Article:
Most everyone experiences loneliness at some point in their lives.
The child that is not popular at school is left alone on the playground during recess. You can usually spot that child quite easily. Perhaps he is sitting on the curb playing with the pebbles. Perhaps she is swinging on a swing with no one around her.
The teen who is the only one not invited to the party of the year. While others are having fun and will most likely be rehashing all that fun the next school day, she sits at home trying to come up with an excuse to skip the next day of school.
The young adult who left home to go to a place to learn but knows no one. The buildings aren’t familiar; the food isn’t mom’s cooking; he sits alone at a corner table in the library wondering if perhaps college isn’t for him.
The middle aged mom who chose the difficult job of staying home to raise children. The only thing is, now those children aren’t children anymore. They have all grown up and have started their own lives. Of course mom is happy for them; after all, that is how it is supposed to work. But for 20 plus years, all mom has known was, well, being a mom. Her husband still has his job. Things haven’t changed for him, except he has fewer mouths to feed and provide for now. But for mom, she suddenly finds herself with plenty of time on her hands and not much with which to fill it.
Then there’s the widow. She knew death was part of life. Still, though, it is a shock that it happened to him. Now, she sits alone in a house that is much quieter than it used to be when he was alive and had the television turned up so loudly the neighbors could hear it.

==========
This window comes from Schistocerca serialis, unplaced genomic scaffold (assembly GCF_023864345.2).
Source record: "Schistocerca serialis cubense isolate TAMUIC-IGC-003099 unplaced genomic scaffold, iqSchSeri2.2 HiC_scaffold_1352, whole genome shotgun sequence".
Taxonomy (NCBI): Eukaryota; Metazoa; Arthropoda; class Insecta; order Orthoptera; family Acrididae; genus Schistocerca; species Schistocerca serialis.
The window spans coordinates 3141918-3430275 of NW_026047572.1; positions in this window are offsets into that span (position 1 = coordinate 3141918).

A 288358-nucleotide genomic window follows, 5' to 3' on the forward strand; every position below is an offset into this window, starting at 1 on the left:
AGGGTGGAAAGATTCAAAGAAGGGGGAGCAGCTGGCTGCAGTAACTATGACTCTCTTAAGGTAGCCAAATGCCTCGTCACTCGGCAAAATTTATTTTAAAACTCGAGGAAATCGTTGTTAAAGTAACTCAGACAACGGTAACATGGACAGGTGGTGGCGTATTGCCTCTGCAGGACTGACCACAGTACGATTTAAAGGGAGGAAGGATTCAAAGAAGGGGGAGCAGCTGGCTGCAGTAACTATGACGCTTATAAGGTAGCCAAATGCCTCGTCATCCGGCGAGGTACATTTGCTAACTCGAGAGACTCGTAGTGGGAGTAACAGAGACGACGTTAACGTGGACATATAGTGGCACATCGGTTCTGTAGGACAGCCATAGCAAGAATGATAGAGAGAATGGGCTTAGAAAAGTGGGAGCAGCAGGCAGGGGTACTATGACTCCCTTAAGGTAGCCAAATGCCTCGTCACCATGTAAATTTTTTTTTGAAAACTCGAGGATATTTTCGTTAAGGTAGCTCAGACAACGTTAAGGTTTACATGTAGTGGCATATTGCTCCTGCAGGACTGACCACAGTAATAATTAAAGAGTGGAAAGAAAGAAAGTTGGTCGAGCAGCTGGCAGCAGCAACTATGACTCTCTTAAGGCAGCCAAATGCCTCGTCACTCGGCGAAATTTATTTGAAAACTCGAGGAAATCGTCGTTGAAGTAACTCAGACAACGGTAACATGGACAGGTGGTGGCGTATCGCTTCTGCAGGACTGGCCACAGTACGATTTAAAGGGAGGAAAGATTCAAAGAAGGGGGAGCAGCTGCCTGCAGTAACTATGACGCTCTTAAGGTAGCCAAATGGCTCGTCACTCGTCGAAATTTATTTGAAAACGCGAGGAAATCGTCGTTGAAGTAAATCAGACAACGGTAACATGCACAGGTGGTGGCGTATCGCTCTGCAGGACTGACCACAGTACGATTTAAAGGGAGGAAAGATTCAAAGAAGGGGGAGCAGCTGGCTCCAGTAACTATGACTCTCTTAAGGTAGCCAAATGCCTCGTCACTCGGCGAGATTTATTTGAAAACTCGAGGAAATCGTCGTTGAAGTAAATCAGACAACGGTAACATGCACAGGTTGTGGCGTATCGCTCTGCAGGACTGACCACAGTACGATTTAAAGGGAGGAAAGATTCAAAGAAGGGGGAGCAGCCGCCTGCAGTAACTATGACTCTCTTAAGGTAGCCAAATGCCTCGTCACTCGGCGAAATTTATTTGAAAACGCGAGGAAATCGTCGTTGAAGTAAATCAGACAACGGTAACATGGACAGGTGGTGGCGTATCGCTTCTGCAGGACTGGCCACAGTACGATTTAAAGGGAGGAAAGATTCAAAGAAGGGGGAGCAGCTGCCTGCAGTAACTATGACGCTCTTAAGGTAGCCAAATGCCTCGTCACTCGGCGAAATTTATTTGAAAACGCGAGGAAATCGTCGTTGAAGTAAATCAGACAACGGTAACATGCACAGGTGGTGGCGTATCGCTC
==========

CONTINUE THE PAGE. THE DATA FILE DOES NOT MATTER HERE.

Yes, loneliness affects all ages and stages of life. Even some of God’s greatest men faced loneliness.
David, as he hid in a cave from his enemies.
Joseph, as he sat in a prison for a crime he didn’t commit.
Elijah, after he met the prophets of Baal on a mountain–and showed them up!
Perhaps even Jesus felt lonely as he prayed in the Garden and those closest to Him, those he asked to stay awake with Him, fell asleep.
Loneliness. It is a difficult pill to swallow sometimes.
Sometimes. Some times.
Sometimes, loneliness is self-induced. Someone who is used to not being liked or welcomed pushes people away who try to break into the lonely world lived in. People say, “We all need community.” But community hasn’t always worked out too well for this person. She believes that being an island is the best thing for all around her. So, she pushes.
Until suddenly, she realizes, there is no one to push anymore. People are tired of getting turned away after making the trek to get to the far off island in the first place. People have stopped trying to reach her island.
Loneliness hits like bullet fired from a shotgun–hard, fast, deadly.
And suddenly, the thought of being an island isn’t as alluring as it once was.